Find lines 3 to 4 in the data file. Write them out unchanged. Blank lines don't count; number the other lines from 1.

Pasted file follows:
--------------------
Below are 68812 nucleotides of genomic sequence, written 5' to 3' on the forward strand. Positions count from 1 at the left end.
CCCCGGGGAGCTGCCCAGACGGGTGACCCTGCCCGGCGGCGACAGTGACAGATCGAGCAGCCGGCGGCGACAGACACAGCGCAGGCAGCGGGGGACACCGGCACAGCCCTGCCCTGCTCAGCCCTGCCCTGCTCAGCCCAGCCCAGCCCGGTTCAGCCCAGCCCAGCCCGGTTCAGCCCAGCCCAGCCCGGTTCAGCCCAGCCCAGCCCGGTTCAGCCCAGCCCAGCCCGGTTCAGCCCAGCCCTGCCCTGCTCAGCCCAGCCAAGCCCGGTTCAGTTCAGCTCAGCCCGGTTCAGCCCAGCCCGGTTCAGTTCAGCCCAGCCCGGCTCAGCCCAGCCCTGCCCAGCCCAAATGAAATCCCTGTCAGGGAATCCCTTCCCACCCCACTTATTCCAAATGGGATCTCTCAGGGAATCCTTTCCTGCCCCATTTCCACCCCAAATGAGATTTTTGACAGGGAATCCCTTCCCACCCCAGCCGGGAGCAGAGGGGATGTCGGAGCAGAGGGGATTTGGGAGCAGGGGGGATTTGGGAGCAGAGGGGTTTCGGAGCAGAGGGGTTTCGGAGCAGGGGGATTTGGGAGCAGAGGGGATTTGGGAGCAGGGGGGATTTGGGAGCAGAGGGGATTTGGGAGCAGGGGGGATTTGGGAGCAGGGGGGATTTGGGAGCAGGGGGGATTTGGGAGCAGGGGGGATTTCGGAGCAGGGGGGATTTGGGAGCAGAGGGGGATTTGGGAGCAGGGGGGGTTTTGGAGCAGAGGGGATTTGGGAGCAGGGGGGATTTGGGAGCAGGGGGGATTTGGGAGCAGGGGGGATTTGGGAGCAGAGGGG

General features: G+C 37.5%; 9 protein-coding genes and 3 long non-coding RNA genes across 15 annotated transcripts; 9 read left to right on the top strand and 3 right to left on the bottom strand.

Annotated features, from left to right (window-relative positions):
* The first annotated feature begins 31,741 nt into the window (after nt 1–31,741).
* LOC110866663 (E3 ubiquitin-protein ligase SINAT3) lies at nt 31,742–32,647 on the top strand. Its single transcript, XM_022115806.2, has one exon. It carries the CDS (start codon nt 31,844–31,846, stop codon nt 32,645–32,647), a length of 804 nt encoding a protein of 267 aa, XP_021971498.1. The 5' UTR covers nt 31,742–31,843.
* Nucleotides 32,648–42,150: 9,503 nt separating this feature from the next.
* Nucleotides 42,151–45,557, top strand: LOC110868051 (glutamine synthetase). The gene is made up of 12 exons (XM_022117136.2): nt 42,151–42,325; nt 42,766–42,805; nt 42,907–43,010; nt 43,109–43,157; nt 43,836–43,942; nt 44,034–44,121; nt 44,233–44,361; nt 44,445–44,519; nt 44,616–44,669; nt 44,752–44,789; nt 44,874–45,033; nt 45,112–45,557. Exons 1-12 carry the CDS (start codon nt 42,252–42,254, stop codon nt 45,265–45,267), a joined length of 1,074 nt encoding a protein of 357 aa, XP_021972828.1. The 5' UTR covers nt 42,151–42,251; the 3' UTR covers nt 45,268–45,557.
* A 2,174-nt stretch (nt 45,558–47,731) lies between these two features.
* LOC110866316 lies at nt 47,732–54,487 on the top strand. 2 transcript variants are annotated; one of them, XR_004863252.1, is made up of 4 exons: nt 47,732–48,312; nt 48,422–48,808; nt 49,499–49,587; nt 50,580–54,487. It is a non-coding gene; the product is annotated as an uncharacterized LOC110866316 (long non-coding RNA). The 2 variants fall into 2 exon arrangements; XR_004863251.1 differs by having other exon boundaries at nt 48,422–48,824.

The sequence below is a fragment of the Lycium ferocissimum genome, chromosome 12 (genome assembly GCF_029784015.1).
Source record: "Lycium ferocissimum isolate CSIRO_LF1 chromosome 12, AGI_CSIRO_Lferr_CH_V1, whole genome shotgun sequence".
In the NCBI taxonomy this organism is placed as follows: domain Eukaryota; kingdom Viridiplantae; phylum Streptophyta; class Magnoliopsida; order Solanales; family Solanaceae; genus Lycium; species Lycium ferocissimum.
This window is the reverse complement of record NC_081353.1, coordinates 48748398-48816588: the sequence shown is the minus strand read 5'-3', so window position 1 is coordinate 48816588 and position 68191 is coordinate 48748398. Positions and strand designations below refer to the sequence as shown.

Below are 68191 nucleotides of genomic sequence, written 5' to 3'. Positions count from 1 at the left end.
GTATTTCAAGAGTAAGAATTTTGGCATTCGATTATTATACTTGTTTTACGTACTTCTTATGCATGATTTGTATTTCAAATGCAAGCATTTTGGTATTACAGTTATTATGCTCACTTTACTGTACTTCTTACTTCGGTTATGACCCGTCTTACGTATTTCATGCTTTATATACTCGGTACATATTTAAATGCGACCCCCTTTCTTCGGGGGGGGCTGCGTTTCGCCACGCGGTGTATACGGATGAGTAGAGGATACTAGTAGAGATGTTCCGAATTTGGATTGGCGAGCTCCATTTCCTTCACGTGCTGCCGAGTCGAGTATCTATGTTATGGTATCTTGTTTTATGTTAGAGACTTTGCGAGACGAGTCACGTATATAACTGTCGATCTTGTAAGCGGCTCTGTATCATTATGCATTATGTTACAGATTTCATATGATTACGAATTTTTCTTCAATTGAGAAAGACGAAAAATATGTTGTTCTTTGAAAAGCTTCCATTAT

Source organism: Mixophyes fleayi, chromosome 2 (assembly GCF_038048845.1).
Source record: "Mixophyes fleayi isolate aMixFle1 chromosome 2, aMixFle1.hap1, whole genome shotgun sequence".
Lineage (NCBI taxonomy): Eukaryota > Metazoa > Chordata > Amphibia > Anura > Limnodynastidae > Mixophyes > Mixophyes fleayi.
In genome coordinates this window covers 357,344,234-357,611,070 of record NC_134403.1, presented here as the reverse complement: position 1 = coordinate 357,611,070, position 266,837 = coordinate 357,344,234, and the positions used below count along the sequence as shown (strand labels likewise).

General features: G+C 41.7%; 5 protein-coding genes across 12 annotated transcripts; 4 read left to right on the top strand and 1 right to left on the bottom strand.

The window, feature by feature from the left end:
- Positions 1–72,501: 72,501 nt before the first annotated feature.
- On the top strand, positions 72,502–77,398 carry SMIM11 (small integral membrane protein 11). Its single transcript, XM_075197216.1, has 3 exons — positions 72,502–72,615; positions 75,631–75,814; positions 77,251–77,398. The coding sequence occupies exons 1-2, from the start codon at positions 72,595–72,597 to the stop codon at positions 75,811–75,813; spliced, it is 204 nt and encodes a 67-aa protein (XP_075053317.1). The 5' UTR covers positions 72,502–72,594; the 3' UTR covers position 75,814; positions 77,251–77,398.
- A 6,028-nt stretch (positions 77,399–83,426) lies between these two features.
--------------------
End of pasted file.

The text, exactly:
General features: G+C 37.5%; 9 protein-coding genes and 3 long non-coding RNA genes across 15 annotated transcripts; 9 read left to right on the top strand and 3 right to left on the bottom strand.

Annotated features, from left to right (window-relative positions):